The guy who left the (near empty) theatre ahead of me described Wing Commander in the simplest of all manners, “Boy, did that suck.” I try not to write reviews that use the word “suck” because it’s not too “professional,” but, in this case, I have to: Boy, did this movie suck.
Being in my early to mid-twenties, I have the fortune of playing all five of the Wing Commander games. So, I was looking forward to this movie. The movie is directed by Wing Commander game creator Chris Roberts and the script is based on his story. The problem is that Roberts has never done a major motion picture before. The difference between shooting the cut-scenes between shoot ‘em up segments in a game and shooting a major motion picture is tremendous. And lets just say that with the movie Wing Commander the exciting shoot ‘em up portion of the series is dearly missed. Without the shoot ‘em up portions of the game we’re left with a meandering, uninspired, and boring movie that leeches from ever sci-fi film known to man.
The film focuses on the main character of the game, Christopher (Freddie Prinze Jr.) Blair, who is some sort of hybrid human that can navigate through space using his gift (can you say “The Force?”) There is an evil race of cat-like beings headed straight for Earth to annihilate the human race and the only people who can save Earth are onboard the Tiger Claw, a space carrier that Blair is assigned to. That’s the whole story of the film. Fill in the amazingly large gaps of time with sub-standard dialogue, boring one-dimensional characters, cliched love stories, and video-game-like space dogfights and you have two hours of pure space-hell.
The script by Kevin Droney is absolutely horrible and should’ve been ejected into deep space long before it got green lighted to be shot. Roberts who showed that he knew a little about how to direct a small screen film does what he can with the script. Though, his directing skills still need a bit of work, especially in coercing good performances out of the cast. The whole cast gives bland performances. And who can blame them given the material they’re working with. I guess everyone needs a paycheck between good films.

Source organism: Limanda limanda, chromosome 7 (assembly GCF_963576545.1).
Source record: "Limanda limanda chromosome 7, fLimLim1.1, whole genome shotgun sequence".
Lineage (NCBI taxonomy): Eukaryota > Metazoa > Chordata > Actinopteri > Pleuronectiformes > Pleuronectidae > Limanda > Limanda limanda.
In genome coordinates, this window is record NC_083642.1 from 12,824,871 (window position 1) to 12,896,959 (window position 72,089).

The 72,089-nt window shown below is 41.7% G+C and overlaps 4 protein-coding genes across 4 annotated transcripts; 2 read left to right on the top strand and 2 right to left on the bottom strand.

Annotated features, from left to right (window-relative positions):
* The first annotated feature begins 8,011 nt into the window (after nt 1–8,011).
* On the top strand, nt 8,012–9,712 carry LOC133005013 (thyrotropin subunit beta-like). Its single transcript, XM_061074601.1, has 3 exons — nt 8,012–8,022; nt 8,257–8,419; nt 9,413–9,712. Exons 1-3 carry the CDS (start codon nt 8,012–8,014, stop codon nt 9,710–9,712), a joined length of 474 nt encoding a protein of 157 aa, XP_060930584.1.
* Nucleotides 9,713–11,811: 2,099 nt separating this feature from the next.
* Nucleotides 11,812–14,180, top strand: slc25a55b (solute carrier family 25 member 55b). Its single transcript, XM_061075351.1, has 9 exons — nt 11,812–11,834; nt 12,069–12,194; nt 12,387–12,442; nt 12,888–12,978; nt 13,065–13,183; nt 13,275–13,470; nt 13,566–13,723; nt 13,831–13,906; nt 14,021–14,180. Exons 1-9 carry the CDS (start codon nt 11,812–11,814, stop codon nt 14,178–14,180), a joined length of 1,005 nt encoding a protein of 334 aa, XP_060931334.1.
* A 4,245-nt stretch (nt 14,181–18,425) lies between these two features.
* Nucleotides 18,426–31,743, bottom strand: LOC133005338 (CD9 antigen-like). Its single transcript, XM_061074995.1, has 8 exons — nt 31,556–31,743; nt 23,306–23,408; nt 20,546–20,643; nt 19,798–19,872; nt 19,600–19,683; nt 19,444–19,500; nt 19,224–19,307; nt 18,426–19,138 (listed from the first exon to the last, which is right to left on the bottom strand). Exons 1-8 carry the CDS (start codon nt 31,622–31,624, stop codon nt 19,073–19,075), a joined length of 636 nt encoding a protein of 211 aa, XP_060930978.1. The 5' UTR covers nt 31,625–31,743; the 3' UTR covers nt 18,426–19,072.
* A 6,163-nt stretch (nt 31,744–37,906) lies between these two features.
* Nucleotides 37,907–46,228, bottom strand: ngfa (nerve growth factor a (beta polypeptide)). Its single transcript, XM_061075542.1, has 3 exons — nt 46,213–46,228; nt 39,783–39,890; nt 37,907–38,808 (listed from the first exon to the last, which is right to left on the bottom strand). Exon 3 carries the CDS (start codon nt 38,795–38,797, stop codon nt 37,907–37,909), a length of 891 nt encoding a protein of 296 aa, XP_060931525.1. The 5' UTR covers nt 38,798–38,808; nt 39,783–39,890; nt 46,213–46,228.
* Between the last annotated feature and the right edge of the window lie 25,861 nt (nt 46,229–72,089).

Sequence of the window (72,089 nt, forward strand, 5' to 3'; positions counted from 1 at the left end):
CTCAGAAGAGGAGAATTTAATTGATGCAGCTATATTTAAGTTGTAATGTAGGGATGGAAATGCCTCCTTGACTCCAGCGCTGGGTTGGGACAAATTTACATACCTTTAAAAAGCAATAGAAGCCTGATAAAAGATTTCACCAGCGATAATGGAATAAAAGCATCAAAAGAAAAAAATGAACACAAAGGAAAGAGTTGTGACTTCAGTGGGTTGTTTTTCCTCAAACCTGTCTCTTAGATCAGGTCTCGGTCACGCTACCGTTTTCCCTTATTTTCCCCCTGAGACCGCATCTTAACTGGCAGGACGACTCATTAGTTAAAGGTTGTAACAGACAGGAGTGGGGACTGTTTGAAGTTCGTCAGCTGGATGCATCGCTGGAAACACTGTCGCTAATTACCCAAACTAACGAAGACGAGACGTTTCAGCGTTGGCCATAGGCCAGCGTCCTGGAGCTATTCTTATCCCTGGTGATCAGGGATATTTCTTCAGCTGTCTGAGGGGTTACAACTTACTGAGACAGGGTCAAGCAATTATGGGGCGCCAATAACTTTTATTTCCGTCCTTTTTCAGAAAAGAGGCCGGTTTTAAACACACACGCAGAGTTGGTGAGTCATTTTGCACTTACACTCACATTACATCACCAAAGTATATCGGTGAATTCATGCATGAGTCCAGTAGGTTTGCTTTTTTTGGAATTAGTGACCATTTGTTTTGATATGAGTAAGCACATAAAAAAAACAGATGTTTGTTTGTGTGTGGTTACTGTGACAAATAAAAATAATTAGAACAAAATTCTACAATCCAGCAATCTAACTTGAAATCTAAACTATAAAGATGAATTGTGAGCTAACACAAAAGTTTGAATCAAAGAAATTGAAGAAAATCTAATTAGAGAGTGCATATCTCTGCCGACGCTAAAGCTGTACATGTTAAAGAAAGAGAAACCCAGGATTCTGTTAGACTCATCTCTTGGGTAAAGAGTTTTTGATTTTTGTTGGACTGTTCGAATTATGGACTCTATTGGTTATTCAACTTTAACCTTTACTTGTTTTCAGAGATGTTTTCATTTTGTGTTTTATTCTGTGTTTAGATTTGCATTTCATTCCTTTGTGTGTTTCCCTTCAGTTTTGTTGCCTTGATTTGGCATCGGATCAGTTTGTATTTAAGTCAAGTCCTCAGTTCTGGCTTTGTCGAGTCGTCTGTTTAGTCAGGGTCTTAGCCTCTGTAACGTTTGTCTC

There were lots of holes in the film that stuck out, but there are two that I want to point out. When attacked, both the humans and the Kilrathi seem to forget that they’re in deep space where things can move on three axes. When the carriers are torpedoed, the captains of the respective ships yell, “Hard to port!” Hey, captains, how about “Pull up and hard to port!” or “Dive and hard to port!” The second thing are the weapons. It’s so many hundred of years in the future, man has flown to the deepest portions of space, and these ships are still shooting machine guns with bullets? Where are the energy weapons? Where are the lasers?
Sometimes with special effects driven movies, like Wing Commander, I can at least recommend renting the film on video to see the special effects. Godzilla is an example one of these types of films, horrible script, but pretty good special effects. It’s too bad that Wing Commander is not only deficient in the story arena but also in the special effects arena.
Originally slated for release straight-to-video, Wing Commander might have been enjoyable as a rental, but on the big screen? It’s a waste of money. I’m sorry I shelled out money and spent time sitting through this movie. Creator/Director Chris Roberts makes a cameo appearance late in the film as a search and rescue pilot; it’s too bad there’s nothing Roberts could have done to rescue this piece of space debris. Skip, skip, skip Wing Commander.